Whether you’ve come into an inheritance, earned a bonus at work or made a profit selling your house, having extra money gives you a chance to grow your savings and maybe fulfill a goal, such as saving up for a down payment on a new car. But deciding on the best place to stash your cash isn’t always easy.
Of course, you want some return on your money, but yield is not the first consideration. You should be looking for a very safe place to put your money, with a high degree of liquidity and minimal investment expense, says Kent Grealish, a fee-only investment planner at Grealish Investment Counseling in San Mateo, California. The return on your investment might be a factor, but it’s lower on the list in the short term.
“The yield isn’t really relevant because you get what you get. You don’t want to chase yield and give up either safety or liquidity,” Grealish says.
With that in mind, here are some options to consider:
- Money market account
- High-yield savings account
- Online savings account
- Certificate of deposit (CD)
- Checking account
- Treasury bills
- Short-term bonds
- Options with more risk, volatility
1. Money market account
If you want a safe place to park extra cash that offers a higher yield than a traditional checking or savings account, consider a money market account. Money market accounts are like savings accounts, but they typically pay more interest and may offer a limited number of checks and debit-card transactions per month.
Money market accounts offer easy access to your money, and they are safe if your banking institution is federally insured. Most banks and credit unions are insured by the Federal Deposit Insurance Corp. (FDIC) or the National Credit Union Share Insurance Fund (NCUSIF), giving individual account holders protection for up to $250,000 in deposits at a single institution.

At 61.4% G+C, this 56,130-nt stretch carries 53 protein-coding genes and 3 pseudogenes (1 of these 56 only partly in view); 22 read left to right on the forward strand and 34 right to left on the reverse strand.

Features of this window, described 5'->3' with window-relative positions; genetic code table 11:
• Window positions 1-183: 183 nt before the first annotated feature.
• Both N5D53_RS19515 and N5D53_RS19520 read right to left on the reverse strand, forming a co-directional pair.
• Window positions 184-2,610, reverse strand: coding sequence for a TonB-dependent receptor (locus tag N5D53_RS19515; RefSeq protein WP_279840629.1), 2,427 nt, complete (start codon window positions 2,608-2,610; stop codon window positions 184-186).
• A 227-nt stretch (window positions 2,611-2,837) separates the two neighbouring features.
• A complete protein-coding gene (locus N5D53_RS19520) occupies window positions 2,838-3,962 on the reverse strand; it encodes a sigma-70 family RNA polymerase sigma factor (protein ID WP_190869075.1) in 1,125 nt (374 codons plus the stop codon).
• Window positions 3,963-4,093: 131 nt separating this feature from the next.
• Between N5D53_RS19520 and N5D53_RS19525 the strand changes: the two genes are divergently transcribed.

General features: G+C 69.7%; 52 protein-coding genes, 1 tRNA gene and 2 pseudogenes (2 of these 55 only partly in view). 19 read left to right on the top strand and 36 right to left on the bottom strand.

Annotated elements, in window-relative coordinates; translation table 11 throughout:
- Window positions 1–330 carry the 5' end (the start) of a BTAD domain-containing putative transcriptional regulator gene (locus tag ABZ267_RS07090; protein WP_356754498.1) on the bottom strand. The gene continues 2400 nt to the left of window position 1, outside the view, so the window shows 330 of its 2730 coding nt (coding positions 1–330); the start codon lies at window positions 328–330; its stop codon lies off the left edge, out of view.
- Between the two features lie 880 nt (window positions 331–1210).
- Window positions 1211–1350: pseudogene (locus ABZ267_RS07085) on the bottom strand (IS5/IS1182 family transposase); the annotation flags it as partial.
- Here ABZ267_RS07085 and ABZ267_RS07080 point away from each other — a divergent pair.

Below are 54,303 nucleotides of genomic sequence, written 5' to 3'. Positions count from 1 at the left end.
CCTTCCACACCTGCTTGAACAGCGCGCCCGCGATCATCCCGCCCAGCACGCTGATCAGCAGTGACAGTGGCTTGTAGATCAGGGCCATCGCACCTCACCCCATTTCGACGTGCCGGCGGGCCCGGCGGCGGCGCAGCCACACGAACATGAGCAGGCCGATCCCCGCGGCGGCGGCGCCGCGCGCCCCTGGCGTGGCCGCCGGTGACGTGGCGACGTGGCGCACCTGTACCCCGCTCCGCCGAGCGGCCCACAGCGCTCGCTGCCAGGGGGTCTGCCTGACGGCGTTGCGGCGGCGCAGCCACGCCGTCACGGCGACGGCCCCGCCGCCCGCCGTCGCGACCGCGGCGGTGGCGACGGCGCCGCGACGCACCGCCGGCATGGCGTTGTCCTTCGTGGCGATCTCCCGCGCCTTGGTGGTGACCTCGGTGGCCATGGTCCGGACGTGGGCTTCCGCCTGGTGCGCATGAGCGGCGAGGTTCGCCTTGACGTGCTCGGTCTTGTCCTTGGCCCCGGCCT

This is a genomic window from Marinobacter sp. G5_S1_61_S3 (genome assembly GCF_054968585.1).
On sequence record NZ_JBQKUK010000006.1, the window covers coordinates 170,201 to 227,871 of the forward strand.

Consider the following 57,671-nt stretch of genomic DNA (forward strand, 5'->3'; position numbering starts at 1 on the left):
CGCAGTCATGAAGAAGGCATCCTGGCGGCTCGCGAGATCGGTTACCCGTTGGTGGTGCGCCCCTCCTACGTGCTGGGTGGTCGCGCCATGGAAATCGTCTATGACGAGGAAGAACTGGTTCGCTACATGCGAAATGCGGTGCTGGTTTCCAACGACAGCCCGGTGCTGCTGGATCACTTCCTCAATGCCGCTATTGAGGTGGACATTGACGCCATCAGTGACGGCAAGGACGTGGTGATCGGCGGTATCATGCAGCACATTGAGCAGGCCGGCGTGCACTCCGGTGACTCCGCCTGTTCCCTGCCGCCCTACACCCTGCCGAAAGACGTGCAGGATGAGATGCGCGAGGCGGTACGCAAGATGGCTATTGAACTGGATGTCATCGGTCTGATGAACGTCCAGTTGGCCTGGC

If you don’t want to tie up your funds for a long time in a CD, a money market account can be a good alternative. There are usually minimum deposit requirements for opening a money market account or for getting the best annual percentage yield (APY). And be sure to ask about all fees you could incur, such as monthly account fees and penalties.
2. High-yield savings account
A high-yield savings account might pay more interest than a checking account, making it another attractive option. It can be a great place to build an emergency fund or save for a vacation or home repair while providing safety and liquidity.
But if you need to access portions of your money from time to time, a savings account’s restrictions might be a problem. Because of Federal Reserve requirements on bank reserves, you’re limited to six withdrawals or transfers per month from a savings account, and you may be charged a fee for subsequent withdrawals.